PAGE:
The resultant encoded audio signal 32 is digitized and combined with the video signal 30 for processing by a formatter 40, using known compression and decompression methods for audio/video processing and storage applications, such as the Moving Pictures Expert Group (MPEG) standard. The respective audio and video signals 30, 32 are then encrypted by an encryptor 42. The encryptor 42 receives instructions from the management control unit 36, through the code selector 38, for determining the cryptosystem algorithm to use for encryption. The encrypted datastream 14 is then broadcast using conventional transmission equipment for reception at the subscriber digital receiver 20.
The decryption will now be discussed with reference to
The decoder 46 also contains a decryption circuit chip 52 programmed with numerous changeable decryption codes that require the input of binary digits (bits) from the ID chip 50 to be functionally operative.
The management control unit 36 permits the encrypted program datasteam 14 to be initially processed by the decryption chip 52. The datastream 14 is then directed to a format decoder 54 providing a decoded audio output signal 56 and a decoded video signal 58. The audio signal 56, containing the embedded decoding instructions, is redirected to a detection chip 60 that is programmed to recognize the embedded decoding instructions in the audio signal 56 and in response thereto to transmit “missing” binary digits (bits) to the ID chip 50 to complete the identification code. Alternatively, the data transmitted by the detection chip 60 can be used to reconfigure or reset the identification code. The detection chip 60 will also transmit “missing” binary digits (bits) to complete the decryption code in the decryption chip 52. The data transmitted can also be used to reset the decryption code or select a particular decryption code within the decryption chip 52. Independently or in combination with the above, the ID chip 50 and the decryption chip 52 may also be program-controlled by a sensor that detects a clock signal for reconfiguring the respective chips 50, 52 as a function of system time 62. Furthermore, the embedded instructions received through the audio signal 56 may also be processed by the detection chip 60 for reconfiguring, changing, or erasing the program in the flash boot 48.
In operation, the management control unit 36, will receive a request for service signal 64 from the ID chip 50, via the link 26, with the subscriber's identification code; a determination is made, for example, by comparison with an internal computerized database maintained by the management control unit 36, whether the subscriber is authorized to receive the program datastream 14. Upon confirmation, the management control unit 36 will then send an “OK” or approval signal 66 to the ID chip 50. As a precautionary measure, if the return approval signal 66 is not received by the ID chip 50 within a fixed time frame from initial transmission of the signal 64, the ID chip 50 is programmed to deactivate.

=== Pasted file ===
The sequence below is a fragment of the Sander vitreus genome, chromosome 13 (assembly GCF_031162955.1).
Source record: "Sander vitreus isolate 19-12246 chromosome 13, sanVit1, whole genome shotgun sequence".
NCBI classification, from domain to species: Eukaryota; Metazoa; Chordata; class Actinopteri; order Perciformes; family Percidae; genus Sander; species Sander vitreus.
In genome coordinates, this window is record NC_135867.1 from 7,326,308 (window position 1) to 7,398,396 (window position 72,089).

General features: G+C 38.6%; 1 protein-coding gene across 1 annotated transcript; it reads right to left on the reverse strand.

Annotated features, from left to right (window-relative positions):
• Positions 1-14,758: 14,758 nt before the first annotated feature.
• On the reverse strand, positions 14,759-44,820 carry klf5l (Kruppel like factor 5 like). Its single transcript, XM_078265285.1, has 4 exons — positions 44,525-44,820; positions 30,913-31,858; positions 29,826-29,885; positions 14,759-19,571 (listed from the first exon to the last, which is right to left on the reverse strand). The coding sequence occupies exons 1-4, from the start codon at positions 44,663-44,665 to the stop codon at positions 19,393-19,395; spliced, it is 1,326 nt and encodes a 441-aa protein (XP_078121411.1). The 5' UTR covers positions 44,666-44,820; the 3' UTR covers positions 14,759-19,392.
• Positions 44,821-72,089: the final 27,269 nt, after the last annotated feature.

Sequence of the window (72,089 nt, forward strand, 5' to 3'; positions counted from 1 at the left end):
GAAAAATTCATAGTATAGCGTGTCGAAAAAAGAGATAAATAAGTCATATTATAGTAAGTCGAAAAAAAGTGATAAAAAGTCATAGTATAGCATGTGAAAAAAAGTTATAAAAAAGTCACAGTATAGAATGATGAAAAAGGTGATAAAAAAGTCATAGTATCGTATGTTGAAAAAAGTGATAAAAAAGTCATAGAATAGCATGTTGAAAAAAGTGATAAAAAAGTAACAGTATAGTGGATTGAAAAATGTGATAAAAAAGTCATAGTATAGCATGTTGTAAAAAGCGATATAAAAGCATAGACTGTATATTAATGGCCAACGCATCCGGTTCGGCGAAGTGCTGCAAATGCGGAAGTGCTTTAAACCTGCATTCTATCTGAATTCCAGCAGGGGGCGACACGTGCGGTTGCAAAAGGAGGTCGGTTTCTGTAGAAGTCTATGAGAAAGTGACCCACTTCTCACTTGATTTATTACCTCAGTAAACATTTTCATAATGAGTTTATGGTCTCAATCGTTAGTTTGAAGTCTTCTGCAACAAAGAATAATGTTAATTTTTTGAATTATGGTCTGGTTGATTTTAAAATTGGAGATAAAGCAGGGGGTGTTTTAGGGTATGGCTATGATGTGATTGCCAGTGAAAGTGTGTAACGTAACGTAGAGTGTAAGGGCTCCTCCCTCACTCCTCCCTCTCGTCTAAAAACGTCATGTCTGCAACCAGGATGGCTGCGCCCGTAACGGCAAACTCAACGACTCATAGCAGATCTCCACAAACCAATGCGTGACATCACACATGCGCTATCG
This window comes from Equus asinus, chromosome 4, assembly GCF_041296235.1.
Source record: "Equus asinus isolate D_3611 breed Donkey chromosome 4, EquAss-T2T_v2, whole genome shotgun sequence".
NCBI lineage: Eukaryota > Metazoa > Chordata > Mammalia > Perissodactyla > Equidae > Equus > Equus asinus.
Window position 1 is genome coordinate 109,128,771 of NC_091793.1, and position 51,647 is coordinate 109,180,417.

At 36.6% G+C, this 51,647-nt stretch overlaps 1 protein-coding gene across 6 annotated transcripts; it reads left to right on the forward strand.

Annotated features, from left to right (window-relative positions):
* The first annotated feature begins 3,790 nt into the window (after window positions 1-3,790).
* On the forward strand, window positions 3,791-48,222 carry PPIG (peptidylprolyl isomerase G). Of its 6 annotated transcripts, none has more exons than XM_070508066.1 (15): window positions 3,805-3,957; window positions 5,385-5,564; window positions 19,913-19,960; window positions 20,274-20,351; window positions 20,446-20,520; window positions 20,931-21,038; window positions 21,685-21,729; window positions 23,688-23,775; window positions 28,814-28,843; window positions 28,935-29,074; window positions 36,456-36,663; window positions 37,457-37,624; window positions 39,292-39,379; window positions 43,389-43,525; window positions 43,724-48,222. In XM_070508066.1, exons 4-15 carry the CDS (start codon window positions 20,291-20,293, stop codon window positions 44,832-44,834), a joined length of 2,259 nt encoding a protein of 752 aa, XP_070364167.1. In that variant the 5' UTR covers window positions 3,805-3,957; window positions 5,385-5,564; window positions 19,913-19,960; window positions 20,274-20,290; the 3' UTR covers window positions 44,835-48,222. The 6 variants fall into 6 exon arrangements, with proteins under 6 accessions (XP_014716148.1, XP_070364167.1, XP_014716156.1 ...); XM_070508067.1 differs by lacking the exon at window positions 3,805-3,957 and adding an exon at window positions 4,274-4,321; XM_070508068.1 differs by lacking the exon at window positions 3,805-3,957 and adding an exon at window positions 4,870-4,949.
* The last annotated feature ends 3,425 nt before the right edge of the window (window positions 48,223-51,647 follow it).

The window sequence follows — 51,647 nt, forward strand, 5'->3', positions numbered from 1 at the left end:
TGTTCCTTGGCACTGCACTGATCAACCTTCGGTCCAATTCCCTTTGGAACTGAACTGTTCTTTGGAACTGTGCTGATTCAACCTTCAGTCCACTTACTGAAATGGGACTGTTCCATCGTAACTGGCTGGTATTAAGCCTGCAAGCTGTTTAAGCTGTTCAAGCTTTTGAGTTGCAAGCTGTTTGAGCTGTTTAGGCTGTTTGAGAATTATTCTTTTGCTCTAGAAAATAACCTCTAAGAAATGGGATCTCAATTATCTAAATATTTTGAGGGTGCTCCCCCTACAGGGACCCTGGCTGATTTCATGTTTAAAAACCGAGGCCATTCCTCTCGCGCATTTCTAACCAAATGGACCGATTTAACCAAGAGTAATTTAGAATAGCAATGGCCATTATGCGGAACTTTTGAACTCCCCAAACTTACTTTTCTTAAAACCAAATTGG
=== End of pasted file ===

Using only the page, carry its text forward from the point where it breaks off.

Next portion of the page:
The approval signal 66 digitally transmits information to the ID chip 50, necessary for the decoding, and as previously mentioned, the ID chip 50 will communicate to the decryption chip 52 the “missing” binary digits (bits) required to complete the respective decryption code or code selection.
It should also be apparent that the management control unit 36 is coordinated to send the appropriate embedded audio and approval signals corresponding to the respective decryption code and identification code programmed in the decoder 46. As an additional anti-theft measure, in an alternate embodiment, after the ID chip 50 receives a first approval signal 66, the ID chip 50 is programmed to send back an acceptance code and thereafter a second and different approval signal is transmitted to the chip ID 50. This is intended as a further deterrent to any illegal attempts to bypass the ID chip 50.
It should thus be seen that there is provided a subscription broadcast security system which achieves the various objects of this invention and which is well adapted to meet conditions of practical use.
Since various possible embodiments of the present invention or modifications might be made to the exemplary embodiment set forth above, it is to be understood that the above drawings and descriptions are to be interpreted as illustrative and not in a limiting sense.
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|U.S. Classification||713/163, 380/210, 380/238, 726/31|
|International Classification||H04L29/06, H04N7/167|
|Cooperative Classification||H04L63/0428, H04N21/4627, H04N21/443, H04N21/47214, H04N21/47202, H04N7/16, H04L2463/103|
|European Classification||H04N21/443, H04N21/472D, H04N21/4627, H04N21/472R, H04N7/16|